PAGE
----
with the same escapement, and this is one of them.
They are SO rare that it's difficult to know how much it would fetch.
Have you got a figure in mind?
Well, it was valued about 11 years ago, for...£15,000.
It hasn't changed, surprisingly, that much. I would say now it should definitely be 20.
-I rescued them from a dustbin.
I did, yes! I studied at an art school.
And when I was working at a studio that did painting for costumes and films,
they were throwing them out, so I said, "May I have them, please?" I've had them for 40-odd years.
This is by Roger Furze - a superb draughtsman.
For Lady Hadley in Woman Hater. Edith Evans.
Wonderful! It's... For me, it's a drawing in itself with the watercolour on top.
It's obviously meant to be exactly how they were going to clothe her -
what she had to wear underneath...
And her sable... Wonderful. It even looks like her.
And it's only meant to be for the costume!
This is another well-known costume designer called Berkley Sutcliffe. Moira Lister...
-We don't know what this was for?
-I think Sweetest and Lowest.
-I love the pinched-in waist.
Wonderful. I think this fashion ought to come back, don't you?
It's very much a fashion of the '40s, isn't it?
Very much, very much. And beautifully executed.
Very fragile, so... Amazing they didn't scrunch it up!
-I'm glad they didn't.
-Yes, so am I!
-This is a splendid one, look at this.
-This is for Hermione Gingold.
Hermione Gingold, holding what is meant to be a Venetian mask.
Look at the eyelashes - aren't they wonderful?
Again by Berkeley Sutcliffe - Sweetest and Lowest.
Moira Lister and Hermione Gingold in the same production.
-Again, very decorative.
And I think, in a way, the value lies in that.
The Roger Furze was almost more collectable than any of the others. So the Roger Furze one...
We're talking about maybe £200.
This one, as it's Hermione Gingold,
there's a great following of her
and collectors will probably pay somewhere around 100, 150, possibly 200.
But you've got a huge collection!
So if you really work it out on an average of 100 to 250,
-I think you must have probably £5,000 worth there.
-Probably, yes. Thank you.
-I've got a lot more, actually, at home.
-Oh, my goodness!
-But this one is, I think, one of the nicest.
-I think so too. Wonderful.
-How did you come by these?
-Handed down from my great-grandfather.
-From the First World War, I think.
-They're nicknamed Bradburys,
-as they were signed by John Bradbury. Not individually, of course.
-But the print was signed.
John Bradbury was the first Permanent Secretary to the Treasury.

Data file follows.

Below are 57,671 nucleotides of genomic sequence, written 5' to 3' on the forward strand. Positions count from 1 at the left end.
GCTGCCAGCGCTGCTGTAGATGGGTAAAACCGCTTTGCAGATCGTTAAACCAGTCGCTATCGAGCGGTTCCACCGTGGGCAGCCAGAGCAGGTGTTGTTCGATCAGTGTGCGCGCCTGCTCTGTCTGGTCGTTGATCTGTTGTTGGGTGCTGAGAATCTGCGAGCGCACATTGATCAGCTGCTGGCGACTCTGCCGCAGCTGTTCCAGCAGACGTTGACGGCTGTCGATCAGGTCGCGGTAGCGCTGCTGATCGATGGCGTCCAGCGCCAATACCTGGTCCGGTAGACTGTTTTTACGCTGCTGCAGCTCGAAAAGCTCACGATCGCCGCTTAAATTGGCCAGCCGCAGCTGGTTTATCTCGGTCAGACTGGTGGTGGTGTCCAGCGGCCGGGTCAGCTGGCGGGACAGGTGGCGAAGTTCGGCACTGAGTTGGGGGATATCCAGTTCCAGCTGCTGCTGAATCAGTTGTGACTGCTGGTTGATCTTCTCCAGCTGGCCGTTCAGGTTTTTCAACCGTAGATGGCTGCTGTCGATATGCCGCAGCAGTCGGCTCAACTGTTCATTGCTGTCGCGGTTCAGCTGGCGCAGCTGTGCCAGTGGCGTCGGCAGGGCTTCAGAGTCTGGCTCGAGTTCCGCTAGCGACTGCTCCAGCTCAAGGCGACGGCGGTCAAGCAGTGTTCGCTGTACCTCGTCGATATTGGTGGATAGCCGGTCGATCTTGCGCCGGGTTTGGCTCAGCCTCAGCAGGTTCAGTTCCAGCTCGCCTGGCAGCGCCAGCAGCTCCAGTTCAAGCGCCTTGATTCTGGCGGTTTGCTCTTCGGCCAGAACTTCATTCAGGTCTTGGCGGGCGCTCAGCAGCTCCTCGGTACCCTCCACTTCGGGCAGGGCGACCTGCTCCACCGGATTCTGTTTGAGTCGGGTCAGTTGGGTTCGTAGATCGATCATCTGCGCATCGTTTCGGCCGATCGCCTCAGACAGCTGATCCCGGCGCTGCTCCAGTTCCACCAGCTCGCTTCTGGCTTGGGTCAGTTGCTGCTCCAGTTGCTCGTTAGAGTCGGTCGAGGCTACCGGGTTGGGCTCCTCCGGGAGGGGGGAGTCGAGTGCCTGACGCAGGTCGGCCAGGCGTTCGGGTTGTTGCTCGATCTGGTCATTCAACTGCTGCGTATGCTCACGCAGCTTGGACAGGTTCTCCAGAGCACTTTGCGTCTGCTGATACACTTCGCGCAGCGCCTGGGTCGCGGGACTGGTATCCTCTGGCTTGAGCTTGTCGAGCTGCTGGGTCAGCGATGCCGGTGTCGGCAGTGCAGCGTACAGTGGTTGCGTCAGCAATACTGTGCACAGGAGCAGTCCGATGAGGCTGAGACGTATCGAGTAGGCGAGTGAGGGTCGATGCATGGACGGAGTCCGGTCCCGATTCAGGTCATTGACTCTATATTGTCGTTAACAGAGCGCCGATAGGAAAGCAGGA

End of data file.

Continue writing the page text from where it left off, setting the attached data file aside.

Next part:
He was Permanent Secretary of the Treasury in 1914 when war was declared.
And they suddenly decided... Till that time the coinage was gold coins.
And they suddenly realised that they couldn't keep on using gold,
so they had to produce notes quickly, pound notes and ten shilling notes, as emergency money.
They look like this - cheap -
because they were printed on stamp paper.
They were printed by the people who printed postage stamps.
These notes have the same watermarks as the stamps of the period.
They are quite rare now.
-This one is not in good condition.
-If you came to sell it, in this condition, you're still looking at...
-something well over £100, £150.
-The ten shilling note is not quite as rare.
Four million of those were issued and this one is probably worth
in this condition, £80 to £150.
-So don't play Monopoly with them!
-One piece of jewellery?
-There was a pair, originally.
-Yes. Made for a theatre?
-I think so.
A rubber base cast face and hands.
-1960s, do you think?
-I've no idea.
-Judging by the fabric, by the look.
Could be 1950s. Certainly post-war.
-Great fun. You'll never see another!
-Thank you very much.
As far as I understand, that was brought back by my great-grandfather from Japan
-at the turn of the century, as a wedding present.
-Do we know the date?
-Well, he married in 1898 and he died in 1912.
-So somewhere in-between. Is this transfer printed?
I'd always thought so.
Let's see. The hut...
Everything on there is done by hand.
It's a completely hand-painted scene.
If you look... Every single little line in here is painted by hand.
Even more miraculously, the whole blue ground, these flowers...
every single little blob has been put on there by hand
and then all the gold has been put in by hand.
Each is a little landscape in its own right
and then this beautiful little bird.
If this were a transfer print, you'd just go slap-bang, and that was it.
THIS would take two or three hours to paint and you've got the complete service! Not least the teapot!
-It would have been very expensive when it was new.
Now, normally, an eggshell porcelain Japanese service
-of, say, six settings is worth no more than £60.
but because it's hand-painted,
I'm going to stick a nought on the end and say £500 to £800.
-I was offered 40 quid for it four years ago!
-Oh, dear, oh, dear!
This is a very typical North Country or even Scottish feature - this type of oval fan or shell medallion.
The colour...! A wonderful contrast
between the original interior colour
and the colour here where it's been in the sun for a hundred years or so!
I like that patination. The original colour is too bright nowadays.